Saturday, February 2, 2013 - 1:00pm

Film and Discussion Series
Non-Violent Resistance to Human Rights Violation: Israel, Palestine, and the U.S.
Justice Gone Awry – “USA vs. Al Arian”
Saturday February 2, 2013 1:00 p.m.
Free Admission Discussion to Follow
 
Location
Open Door Repertory Company
902 South Ridgeland Oak Park, Illinois
On-street parking and free parking at Scheck & Siress lot– across from the theater
Closest el stop: Blue Line Oak Park Ave.
Film Introduction                                                                                                                                Hatem Abudayyeh Executive Director Arab-American Action Network
Norwegian filmmaker Line Halvorsen’s award-winning documentary about Sami Al-Arian's case is a troubling story of justice gone awry in the U.S. today.
 
First arrested in 2003 and despite the government’s failure to convict him, Sami Al-Arian remains in jail to this day.  Glenn Greenwald has said, “Dr. Sami Al-Arian, a Palestinian whose ongoing persecution by the U.S. Government is one of the most repellent and unjust of any in the post-9/11 era.”
Following the movie, our special guest, Ali Al-Arian, son of Sami and student at the University of Chicago, will update us on the case. We will discuss the implications of Sami Al-Arian’s situation for civil liberties in the U.S. in general and also for Chicago-area Palestinian solidarity activists who have endured years of legal harassment.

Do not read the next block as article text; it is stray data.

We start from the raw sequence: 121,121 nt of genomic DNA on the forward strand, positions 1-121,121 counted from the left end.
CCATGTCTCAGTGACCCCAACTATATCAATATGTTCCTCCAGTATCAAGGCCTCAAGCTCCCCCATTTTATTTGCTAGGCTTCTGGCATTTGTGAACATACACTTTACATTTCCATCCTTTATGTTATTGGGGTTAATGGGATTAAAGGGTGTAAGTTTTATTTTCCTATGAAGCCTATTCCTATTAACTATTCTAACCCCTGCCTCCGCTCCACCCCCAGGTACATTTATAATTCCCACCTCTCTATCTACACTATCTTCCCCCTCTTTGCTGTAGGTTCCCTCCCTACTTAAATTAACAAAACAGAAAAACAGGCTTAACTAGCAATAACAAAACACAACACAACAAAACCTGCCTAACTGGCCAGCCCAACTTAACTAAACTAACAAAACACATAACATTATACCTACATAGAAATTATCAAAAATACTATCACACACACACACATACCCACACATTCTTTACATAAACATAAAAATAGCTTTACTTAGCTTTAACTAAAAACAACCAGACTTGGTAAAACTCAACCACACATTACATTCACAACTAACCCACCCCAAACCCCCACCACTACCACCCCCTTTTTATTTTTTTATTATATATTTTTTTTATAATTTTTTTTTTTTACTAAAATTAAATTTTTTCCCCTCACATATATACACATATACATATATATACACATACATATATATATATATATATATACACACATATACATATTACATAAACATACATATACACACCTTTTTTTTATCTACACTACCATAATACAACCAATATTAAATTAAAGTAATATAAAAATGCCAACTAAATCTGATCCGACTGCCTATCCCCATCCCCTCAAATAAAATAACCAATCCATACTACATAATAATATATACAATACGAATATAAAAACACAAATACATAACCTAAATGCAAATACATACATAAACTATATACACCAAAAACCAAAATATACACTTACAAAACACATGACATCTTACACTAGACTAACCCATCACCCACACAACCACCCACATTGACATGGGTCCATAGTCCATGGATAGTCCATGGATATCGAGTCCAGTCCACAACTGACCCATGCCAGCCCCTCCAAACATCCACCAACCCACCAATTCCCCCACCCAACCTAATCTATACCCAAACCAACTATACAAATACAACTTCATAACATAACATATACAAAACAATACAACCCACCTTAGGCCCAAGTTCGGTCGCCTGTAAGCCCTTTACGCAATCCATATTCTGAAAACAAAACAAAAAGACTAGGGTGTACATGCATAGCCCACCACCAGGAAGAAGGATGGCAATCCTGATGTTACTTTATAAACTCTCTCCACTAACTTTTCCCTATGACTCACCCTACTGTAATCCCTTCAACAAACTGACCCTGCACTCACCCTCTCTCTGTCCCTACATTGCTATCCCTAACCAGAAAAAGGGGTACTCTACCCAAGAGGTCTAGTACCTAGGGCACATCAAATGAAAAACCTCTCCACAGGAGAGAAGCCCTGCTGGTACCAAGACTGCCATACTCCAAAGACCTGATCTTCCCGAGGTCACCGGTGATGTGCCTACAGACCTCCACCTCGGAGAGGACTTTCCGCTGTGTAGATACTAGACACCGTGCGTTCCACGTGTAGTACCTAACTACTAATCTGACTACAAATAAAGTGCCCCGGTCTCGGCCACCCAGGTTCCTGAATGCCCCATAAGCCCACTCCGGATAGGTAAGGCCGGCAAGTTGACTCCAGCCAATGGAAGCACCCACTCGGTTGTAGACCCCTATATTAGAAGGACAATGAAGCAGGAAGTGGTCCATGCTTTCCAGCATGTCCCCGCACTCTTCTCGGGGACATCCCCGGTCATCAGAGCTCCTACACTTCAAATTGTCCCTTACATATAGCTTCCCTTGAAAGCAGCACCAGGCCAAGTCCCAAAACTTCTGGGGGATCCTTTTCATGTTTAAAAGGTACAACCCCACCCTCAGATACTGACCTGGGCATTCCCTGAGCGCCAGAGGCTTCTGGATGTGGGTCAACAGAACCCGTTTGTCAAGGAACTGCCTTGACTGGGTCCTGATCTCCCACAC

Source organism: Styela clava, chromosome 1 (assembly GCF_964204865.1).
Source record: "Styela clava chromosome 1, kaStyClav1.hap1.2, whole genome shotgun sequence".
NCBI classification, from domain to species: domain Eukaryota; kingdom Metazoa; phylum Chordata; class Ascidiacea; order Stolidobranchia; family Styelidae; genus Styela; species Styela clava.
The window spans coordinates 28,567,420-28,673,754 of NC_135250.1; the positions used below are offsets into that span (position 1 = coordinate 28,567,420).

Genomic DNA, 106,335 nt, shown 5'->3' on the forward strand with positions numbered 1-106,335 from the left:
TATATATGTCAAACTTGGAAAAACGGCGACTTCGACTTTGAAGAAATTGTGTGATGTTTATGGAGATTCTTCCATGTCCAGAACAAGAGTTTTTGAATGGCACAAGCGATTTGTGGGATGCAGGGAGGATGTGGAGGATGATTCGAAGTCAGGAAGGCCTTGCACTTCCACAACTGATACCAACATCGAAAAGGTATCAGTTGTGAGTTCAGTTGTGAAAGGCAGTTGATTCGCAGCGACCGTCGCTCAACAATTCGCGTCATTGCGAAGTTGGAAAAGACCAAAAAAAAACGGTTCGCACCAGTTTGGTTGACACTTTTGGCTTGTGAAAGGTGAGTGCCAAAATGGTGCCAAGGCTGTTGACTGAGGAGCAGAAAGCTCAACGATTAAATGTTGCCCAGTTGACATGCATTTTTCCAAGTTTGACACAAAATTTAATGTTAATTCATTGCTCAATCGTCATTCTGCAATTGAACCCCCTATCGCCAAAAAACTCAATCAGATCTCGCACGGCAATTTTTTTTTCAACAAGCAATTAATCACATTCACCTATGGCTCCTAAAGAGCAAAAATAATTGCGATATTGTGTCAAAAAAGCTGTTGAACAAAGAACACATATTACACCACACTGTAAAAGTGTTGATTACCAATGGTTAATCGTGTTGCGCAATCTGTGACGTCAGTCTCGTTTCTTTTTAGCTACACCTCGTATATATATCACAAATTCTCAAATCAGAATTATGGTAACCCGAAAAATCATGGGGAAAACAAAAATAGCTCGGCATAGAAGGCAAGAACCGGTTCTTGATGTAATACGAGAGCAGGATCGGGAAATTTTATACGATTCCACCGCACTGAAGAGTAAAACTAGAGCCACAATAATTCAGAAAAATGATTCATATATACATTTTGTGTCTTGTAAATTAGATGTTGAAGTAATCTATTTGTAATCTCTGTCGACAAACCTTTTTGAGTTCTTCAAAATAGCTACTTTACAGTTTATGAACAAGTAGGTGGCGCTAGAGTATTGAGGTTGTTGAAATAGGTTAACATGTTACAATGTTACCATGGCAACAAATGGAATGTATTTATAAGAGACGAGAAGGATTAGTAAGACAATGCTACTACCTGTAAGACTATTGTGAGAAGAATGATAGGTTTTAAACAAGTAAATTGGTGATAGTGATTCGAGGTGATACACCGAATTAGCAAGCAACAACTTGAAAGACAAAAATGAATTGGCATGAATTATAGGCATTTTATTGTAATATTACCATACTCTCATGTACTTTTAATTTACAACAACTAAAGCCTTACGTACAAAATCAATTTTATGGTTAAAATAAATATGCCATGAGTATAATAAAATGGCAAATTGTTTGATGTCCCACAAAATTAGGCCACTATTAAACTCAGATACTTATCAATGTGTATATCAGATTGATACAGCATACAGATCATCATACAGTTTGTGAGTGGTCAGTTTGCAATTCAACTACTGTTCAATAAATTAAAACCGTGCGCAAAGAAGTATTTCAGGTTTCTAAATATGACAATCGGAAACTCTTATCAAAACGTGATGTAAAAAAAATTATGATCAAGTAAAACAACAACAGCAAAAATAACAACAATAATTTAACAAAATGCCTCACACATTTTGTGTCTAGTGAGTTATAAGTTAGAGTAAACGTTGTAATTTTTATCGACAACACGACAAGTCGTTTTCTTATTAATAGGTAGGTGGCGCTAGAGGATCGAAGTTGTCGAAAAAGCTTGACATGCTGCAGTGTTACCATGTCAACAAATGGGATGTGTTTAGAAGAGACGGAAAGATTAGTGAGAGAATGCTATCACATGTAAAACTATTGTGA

Sponsor
Committee for a Just Peace in Israel and Palestine
www.cjpip.org       info@cjpip.org        Phone      312.427.2533x19
 
The Committee for a Just Peace in Israel and Palestine’s community education and dialogue series provides a platform for perspectives not frequently covered in the mainstream media. Series events include films, lectures by distinguished authors, activists, scholars, and religious and political figures, and
other forms of public outreach.
 
For up-to-date information on events please call or visit our website. All events are subject to change. Speakers and films do not necessarily represent the views of CJPIP.